in May. If convicted, they face up
to 20 years in prison.
Tsarnaev, 20, is accused in the
April 15 blasts at the finish line
of the Boston Marathon that killed
three people and injured more
than 260. He was captured April
19 in the Boston suburb of Water-
town following a manhunt. He s
pleaded not guilty.
An attorney for Tazhayakov,
Arkady Bukh, said his client did
nothing wrong and he s tried for
the last several months to con-
vince authorities to drop the
"For me, this sounds like a
witch hunt," he said. "And this is
the same view (my) client has."
Kadyrbayev s attorney, Robert
Stahl, said his client never know-
ingly took evidence from Tsar-
naev s dorm room.
"My young client ... was
shocked and horrified to learn
that someone he knew was
involved in the terrible Marathon
bombing," he said.
Tsarnaev, Kadyrbayev and
Tazhayakov were all students at
the University of Massachusetts
On April 18, the FBI posted pic-
tures of Tsarnaev and his brother
Tamerlan Tsarnaev, an alleged co-
conspirator who died the next day
during the manhunt. According
to the indictment, Kadyrbayev
later received a text message from
Dzhokhar Tsarnaev suggesting
that he go to Tsarnaev s "room
and take what s there."
The indictment alleges that
Kadyrbayev, Tazhayakov, and
another conspirator, who was not
named in the indictment, went
to Tsarnaev s dorm room and
removed several items, including
Tsarnaev s laptop computer and
a backpack containing fireworks.
The indictment says they brought
the items to Kadyrbayev s and
Tazhayakov s apartment and later
put some of them in a trash
MOSCOW---Track and field s gov-
erning body will re-introduce four-
year bans for serious drug viola-
tions in 2015 and will be pushing
the World Anti-Doping Agency to
do the same to strengthen the
deterrent against cheats, IAAF
President Lamine Diack said yes-
In a vote by acclamation at the
IAAF congress, member federations
backed the leaders in seeking tougher
The International Association of
Athletics Federations said it is ready
to press ahead on its own if other
sports refuse to upgrade the sanction
from two years.
The new WADA code goes into
effect in 2015. Diack said the IAAF
will move to four-year sanctions
regardless of what is decided at the
November 12-15 World Conference
on Doping in Sport in Johannes-
"Up to 2015 it will still be two
years," Diack said. "From then on,
as far as the IAAF is concerned, it
will be four years."
IAAF officials have always stressed
they were ready to impose four-year
sanctions and only grudgingly
adapted to the two-year penalties
in 1997. They fear new steps next
November will again fall short in
effectively deterring athletes.
"If WADA is only following some
federations, who have their doubts,
we have to take care of our own
fate," IAAF Council member Helmut
Digel told The Associated Press.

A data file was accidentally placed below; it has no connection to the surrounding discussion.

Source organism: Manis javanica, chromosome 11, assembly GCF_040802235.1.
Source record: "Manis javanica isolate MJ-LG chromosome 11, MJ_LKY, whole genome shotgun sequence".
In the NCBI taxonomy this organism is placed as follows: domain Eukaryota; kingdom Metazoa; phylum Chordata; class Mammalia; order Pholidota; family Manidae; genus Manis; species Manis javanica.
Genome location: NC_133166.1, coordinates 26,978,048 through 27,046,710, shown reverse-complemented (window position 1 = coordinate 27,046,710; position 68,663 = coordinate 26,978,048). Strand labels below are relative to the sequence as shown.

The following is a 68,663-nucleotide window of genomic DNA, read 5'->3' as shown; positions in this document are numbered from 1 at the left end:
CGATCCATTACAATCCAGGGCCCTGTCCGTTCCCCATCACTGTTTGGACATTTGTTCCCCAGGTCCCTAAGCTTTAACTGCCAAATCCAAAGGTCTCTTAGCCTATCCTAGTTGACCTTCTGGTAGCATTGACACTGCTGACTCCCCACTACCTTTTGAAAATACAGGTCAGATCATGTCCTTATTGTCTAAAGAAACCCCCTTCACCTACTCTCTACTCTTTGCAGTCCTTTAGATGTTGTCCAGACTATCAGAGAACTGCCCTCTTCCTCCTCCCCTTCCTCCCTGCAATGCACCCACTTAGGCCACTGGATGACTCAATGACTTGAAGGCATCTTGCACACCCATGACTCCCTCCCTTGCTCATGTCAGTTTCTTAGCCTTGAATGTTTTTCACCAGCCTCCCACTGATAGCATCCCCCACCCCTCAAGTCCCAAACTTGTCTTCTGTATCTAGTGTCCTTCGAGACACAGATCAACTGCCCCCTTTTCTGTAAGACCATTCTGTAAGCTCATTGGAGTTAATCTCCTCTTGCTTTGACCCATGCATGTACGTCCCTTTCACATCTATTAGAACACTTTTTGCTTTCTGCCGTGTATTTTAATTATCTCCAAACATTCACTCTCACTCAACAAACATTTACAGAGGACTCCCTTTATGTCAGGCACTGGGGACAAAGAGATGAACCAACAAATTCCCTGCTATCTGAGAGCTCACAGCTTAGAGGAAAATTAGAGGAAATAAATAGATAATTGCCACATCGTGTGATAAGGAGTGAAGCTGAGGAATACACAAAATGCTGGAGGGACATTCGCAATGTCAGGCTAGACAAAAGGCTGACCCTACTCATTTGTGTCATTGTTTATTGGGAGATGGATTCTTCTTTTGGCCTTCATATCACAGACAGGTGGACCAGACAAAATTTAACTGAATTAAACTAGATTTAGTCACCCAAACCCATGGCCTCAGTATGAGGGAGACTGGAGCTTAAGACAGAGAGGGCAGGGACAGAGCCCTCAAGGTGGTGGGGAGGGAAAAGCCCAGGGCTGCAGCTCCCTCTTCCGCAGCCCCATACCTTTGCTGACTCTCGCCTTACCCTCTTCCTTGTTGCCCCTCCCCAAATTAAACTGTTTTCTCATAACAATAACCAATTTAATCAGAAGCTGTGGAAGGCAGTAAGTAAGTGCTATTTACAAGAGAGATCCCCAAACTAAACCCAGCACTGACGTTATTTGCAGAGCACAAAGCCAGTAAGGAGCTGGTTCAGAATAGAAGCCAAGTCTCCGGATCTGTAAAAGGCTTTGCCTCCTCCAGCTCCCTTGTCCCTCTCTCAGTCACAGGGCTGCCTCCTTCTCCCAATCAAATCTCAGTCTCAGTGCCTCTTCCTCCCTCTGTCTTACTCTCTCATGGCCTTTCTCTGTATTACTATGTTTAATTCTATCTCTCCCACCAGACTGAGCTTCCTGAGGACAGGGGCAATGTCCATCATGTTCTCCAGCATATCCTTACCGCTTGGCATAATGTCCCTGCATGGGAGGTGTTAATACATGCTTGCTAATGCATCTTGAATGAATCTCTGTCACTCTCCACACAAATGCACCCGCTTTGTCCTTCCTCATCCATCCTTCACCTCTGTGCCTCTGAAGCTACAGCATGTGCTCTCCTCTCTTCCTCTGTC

WADA wants a uniform standard
across all sports and countries.
Athletics officials fear that the
goal of four-year bans will be
watered down in negotiations leading
up to the Johannesburg meeting,
leaving so many exceptions and
caveats that it would hardly make
a difference from the current system
of two years.
The issue has gained prominence
ahead of the world championships,
which start Saturday in Moscow.
Several high-profile doping scandals
have clouded the preparations for
Doping has hit the sport s premier
event, the men s 100 meters, espe-
cially hard. US sprinter Tyson Gay
had been expected to challenge
Jamaica s Usain Bolt for the title
after a strong early season but was
forced to pull out of the worlds when
he failed an out-of-competition test.
Almost at the same time, it was
announced that former world-record
holder Asafa Powell tested positive
for the stimulant oxilofrone at the
Jamaican national championships
Digel said the sport is doing all it
can to eradicate doping, even at the
expense of a public relations set-
"Tyson Gay? We are not protect-
ing him," Digel said. "Asafa Powell?
We are not protecting him. These
are our superstars. We want to help
our clean athletes."
On Friday, the International
Olympic Committee executive board
will announce its choice for the next
WADA president. It is the turn of
the Olympic movement to select the
president, who will replace former
Australian minister John Fahey.
IOC vice president Craig Reedie
of Britain, who sits on the WADA
executive committee, is the firm
favorite. The other candidates are
former two-time Olympic 400-
meter hurdles champion Edwin
Moses of the United States and for-
mer IOC medical director Patrick
The candidate put forward Friday
will go up for formal approval at the
WADA meeting in Johannesburg and
take over as president on January 1.
Furyk seizes PGA lead
Jim Furyk watches his tee shot on the fourth hole during the first round of
the PGA Championship golf tournament at Oak Hill Country Club, yesterday.
IAAF to introduce four-year sanctions in 2015